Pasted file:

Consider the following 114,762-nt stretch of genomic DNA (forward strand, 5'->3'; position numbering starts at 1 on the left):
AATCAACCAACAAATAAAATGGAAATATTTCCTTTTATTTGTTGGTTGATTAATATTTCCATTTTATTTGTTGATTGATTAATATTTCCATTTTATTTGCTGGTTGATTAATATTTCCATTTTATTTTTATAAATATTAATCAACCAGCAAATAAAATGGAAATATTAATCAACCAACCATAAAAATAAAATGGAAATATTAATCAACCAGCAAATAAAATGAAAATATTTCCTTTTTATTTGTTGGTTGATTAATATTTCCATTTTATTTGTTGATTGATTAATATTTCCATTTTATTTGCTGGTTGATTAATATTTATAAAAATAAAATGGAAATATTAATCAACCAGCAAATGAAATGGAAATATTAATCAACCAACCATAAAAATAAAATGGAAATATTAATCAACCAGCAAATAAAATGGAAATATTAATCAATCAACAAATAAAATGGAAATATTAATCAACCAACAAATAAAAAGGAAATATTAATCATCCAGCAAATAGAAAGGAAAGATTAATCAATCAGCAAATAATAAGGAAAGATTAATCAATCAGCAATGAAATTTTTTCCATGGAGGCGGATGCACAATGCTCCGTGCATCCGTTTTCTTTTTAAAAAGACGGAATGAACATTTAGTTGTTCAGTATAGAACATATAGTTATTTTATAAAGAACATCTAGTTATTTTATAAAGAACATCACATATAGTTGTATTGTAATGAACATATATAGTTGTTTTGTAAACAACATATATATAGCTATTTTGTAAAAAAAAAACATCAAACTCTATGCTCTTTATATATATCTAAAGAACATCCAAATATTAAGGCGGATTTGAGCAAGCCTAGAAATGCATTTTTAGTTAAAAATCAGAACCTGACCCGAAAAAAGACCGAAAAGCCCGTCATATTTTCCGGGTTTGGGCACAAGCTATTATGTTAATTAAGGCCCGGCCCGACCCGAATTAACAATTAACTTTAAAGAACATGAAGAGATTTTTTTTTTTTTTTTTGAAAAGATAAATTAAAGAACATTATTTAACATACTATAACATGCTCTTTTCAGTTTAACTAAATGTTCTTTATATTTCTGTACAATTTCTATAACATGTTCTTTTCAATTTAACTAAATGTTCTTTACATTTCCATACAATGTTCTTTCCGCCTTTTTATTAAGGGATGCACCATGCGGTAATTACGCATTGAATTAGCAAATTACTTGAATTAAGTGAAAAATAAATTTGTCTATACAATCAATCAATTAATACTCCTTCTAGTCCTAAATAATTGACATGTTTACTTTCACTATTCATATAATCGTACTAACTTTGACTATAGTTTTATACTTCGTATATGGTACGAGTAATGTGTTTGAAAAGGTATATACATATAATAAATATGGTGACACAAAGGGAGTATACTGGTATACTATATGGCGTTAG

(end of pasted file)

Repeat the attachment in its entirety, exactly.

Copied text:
Consider the following 114,762-nt stretch of genomic DNA (forward strand, 5'->3'; position numbering starts at 1 on the left):
AATCAACCAACAAATAAAATGGAAATATTTCCTTTTATTTGTTGGTTGATTAATATTTCCATTTTATTTGTTGATTGATTAATATTTCCATTTTATTTGCTGGTTGATTAATATTTCCATTTTATTTTTATAAATATTAATCAACCAGCAAATAAAATGGAAATATTAATCAACCAACCATAAAAATAAAATGGAAATATTAATCAACCAGCAAATAAAATGAAAATATTTCCTTTTTATTTGTTGGTTGATTAATATTTCCATTTTATTTGTTGATTGATTAATATTTCCATTTTATTTGCTGGTTGATTAATATTTATAAAAATAAAATGGAAATATTAATCAACCAGCAAATGAAATGGAAATATTAATCAACCAACCATAAAAATAAAATGGAAATATTAATCAACCAGCAAATAAAATGGAAATATTAATCAATCAACAAATAAAATGGAAATATTAATCAACCAACAAATAAAAAGGAAATATTAATCATCCAGCAAATAGAAAGGAAAGATTAATCAATCAGCAAATAATAAGGAAAGATTAATCAATCAGCAATGAAATTTTTTCCATGGAGGCGGATGCACAATGCTCCGTGCATCCGTTTTCTTTTTAAAAAGACGGAATGAACATTTAGTTGTTCAGTATAGAACATATAGTTATTTTATAAAGAACATCTAGTTATTTTATAAAGAACATCACATATAGTTGTATTGTAATGAACATATATAGTTGTTTTGTAAACAACATATATATAGCTATTTTGTAAAAAAAAAACATCAAACTCTATGCTCTTTATATATATCTAAAGAACATCCAAATATTAAGGCGGATTTGAGCAAGCCTAGAAATGCATTTTTAGTTAAAAATCAGAACCTGACCCGAAAAAAGACCGAAAAGCCCGTCATATTTTCCGGGTTTGGGCACAAGCTATTATGTTAATTAAGGCCCGGCCCGACCCGAATTAACAATTAACTTTAAAGAACATGAAGAGATTTTTTTTTTTTTTTTTGAAAAGATAAATTAAAGAACATTATTTAACATACTATAACATGCTCTTTTCAGTTTAACTAAATGTTCTTTATATTTCTGTACAATTTCTATAACATGTTCTTTTCAATTTAACTAAATGTTCTTTACATTTCCATACAATGTTCTTTCCGCCTTTTTATTAAGGGATGCACCATGCGGTAATTACGCATTGAATTAGCAAATTACTTGAATTAAGTGAAAAATAAATTTGTCTATACAATCAATCAATTAATACTCCTTCTAGTCCTAAATAATTGACATGTTTACTTTCACTATTCATATAATCGTACTAACTTTGACTATAGTTTTATACTTCGTATATGGTACGAGTAATGTGTTTGAAAAGGTATATACATATAATAAATATGGTGACACAAAGGGAGTATACTGGTATACTATATGGCGTTAG